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Thread: 3/4 TRANSMISSION of the LIGHT: to Shitou

  1. #1

    3/4 TRANSMISSION of the LIGHT: to Shitou

    Hi,

    Let'me tell ya my interpretation of what's goin' on here.

    A key is that Master Shitou is also traditionally said to be the author of the famous chant known as the Sandokai, "The Identity of Relative and Absolute" (chanted at all Soto temples, and which we also chant during our monthly Treeleaf Zazenkai). The very title of that chant makes the point ... the "relative stuff" of this world and "the absolute" beyond all such divisions/categories are not two. To quote the Heart Sutra, "Form is no other than emptiness, emptiness is precisely form." Other lines, found toward the end of this week's talk by Master Keizan, emphasize this ... such as "The round mirror reflects clearly and the wonderful forms of the myriad things appear in it spontaneously" ... "'Mind,' 'Buddha' 'beings,' 'bodhi' 'defilement' -- the words are different but the substance is the same." etc.

    Now, it is wrong ... like most folks in life ... to be a prisoner of the "ordinary, messy stuff" of the world, not able to see through the stuff and beyond it, and to not taste life from the "absolute" vantage point. That is to be a deluded being.

    HOWEVER, there is also the mistake of tasting a bit of the absolute (maybe, for example, as an experience of Kensho) and thinking that THAT's IT! ... THAT's ENLIGHTENMENT!! ... DONE! This view is sometimes called by names like "STUCK IN EMPTINESS". What is missing is the ability to "bring it back to earth", see "ordinary life" as just THAT ... that the "stuff of life" IS precisely Emptiness when realized as such, and Emptiness is the dance of the "stuff of life."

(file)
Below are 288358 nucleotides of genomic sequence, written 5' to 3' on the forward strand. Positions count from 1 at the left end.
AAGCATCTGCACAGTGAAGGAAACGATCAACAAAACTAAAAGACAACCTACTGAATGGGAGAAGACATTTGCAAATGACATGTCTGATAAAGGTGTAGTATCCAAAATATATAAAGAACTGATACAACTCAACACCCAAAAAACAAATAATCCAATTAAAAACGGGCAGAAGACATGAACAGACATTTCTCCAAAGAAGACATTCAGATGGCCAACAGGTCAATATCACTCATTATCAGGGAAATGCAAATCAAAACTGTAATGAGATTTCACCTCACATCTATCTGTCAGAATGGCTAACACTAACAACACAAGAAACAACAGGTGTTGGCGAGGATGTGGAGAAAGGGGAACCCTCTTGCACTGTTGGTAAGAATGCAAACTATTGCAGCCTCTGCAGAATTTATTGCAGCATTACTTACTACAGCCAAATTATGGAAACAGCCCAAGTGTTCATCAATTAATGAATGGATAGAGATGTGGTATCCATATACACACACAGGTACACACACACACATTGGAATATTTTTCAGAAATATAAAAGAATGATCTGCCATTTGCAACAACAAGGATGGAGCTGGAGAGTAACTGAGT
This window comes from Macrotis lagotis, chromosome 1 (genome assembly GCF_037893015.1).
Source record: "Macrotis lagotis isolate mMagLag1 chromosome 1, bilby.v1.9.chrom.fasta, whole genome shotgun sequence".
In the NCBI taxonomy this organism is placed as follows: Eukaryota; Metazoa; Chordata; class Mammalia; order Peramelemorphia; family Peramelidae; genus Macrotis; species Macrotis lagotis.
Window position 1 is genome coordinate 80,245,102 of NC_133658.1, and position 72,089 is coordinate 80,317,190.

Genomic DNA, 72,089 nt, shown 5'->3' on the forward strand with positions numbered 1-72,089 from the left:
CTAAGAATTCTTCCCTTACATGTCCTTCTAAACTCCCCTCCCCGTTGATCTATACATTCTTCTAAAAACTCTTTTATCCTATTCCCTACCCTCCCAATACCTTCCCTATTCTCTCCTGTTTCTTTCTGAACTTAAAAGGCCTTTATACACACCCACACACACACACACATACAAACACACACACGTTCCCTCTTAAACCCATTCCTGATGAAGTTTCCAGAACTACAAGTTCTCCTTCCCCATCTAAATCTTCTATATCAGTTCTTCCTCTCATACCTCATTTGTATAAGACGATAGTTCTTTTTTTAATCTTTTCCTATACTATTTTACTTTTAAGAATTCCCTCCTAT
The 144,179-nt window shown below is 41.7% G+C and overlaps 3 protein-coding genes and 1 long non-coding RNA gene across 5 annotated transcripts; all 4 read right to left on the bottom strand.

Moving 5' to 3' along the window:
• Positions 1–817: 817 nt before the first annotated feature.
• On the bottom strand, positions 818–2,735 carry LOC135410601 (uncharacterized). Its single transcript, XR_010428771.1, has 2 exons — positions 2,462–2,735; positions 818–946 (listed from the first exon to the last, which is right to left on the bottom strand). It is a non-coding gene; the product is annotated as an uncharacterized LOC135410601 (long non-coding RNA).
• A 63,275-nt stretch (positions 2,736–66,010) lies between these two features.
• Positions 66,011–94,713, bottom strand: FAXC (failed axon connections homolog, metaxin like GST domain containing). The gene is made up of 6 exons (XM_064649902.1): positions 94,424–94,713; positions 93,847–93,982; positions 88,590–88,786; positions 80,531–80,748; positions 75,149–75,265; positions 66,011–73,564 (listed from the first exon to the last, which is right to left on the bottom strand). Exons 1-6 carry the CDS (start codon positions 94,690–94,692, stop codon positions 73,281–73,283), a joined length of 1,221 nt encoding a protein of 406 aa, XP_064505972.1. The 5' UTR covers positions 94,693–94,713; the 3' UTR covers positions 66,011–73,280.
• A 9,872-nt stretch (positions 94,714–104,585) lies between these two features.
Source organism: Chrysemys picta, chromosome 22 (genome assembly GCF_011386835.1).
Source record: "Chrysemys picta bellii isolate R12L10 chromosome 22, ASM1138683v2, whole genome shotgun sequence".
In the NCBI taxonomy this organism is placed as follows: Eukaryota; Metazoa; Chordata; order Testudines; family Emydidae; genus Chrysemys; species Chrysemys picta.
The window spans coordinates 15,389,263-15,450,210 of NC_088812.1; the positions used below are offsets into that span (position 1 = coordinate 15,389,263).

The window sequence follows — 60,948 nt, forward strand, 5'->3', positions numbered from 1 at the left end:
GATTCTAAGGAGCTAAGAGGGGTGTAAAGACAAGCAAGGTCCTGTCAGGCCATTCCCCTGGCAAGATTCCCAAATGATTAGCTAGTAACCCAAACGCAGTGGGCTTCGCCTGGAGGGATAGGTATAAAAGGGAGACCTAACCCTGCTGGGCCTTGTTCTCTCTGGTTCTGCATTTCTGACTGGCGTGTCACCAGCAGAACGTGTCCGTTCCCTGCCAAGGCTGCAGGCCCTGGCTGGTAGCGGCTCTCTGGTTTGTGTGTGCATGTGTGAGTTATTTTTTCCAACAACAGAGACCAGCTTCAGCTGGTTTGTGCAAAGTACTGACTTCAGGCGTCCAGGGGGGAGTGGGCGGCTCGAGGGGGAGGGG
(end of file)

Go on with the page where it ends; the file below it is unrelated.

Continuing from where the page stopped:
The chant of Sandokai cautions against -both- forms of ignorance when it says ...

    To be attached to things is illusion. But to encounter the absolute is not yet enlightenment either.

    Okay, so ... at the beginning of this chapter, Sekitou is still a young student, and he comes to Master Qingyuan. However, Sekitou speaks too much only from the "Absolute", the perspective that "the 'stuff' of the world is just a mirage, an illusion". He says, for example, that the Truth (represented by the master's Hossu ... a very tangible thing, a kind of ritual stick held in the Master's hand) ... is not really there, not in China nor in India or anywhere, and is beyond all such limiting categories as "here and there". In fact, even India and China don't really exist, and are empty ... and so nobody can go there (everybody is really a dream too). It cannot be expressed in words either, and there is no one ... no you and me ... to express the inexpressable anyway.

    Qingyuan then criticizes this by saying such things like "you don't really get what the Buddha was teaching in India ... and let me show you how much of a "dream" this Hossu is!" ... whereupon Qingyuan cracked Sekitou slightly over the head with the so-called "not there" Hossu, showing Sekitou that it is not quite the "illusion" that Sekitou believed.

    In this way, Sekitou really really really got the point on the "identity of relative and absolute" ... as a small bruise on his head! :shock: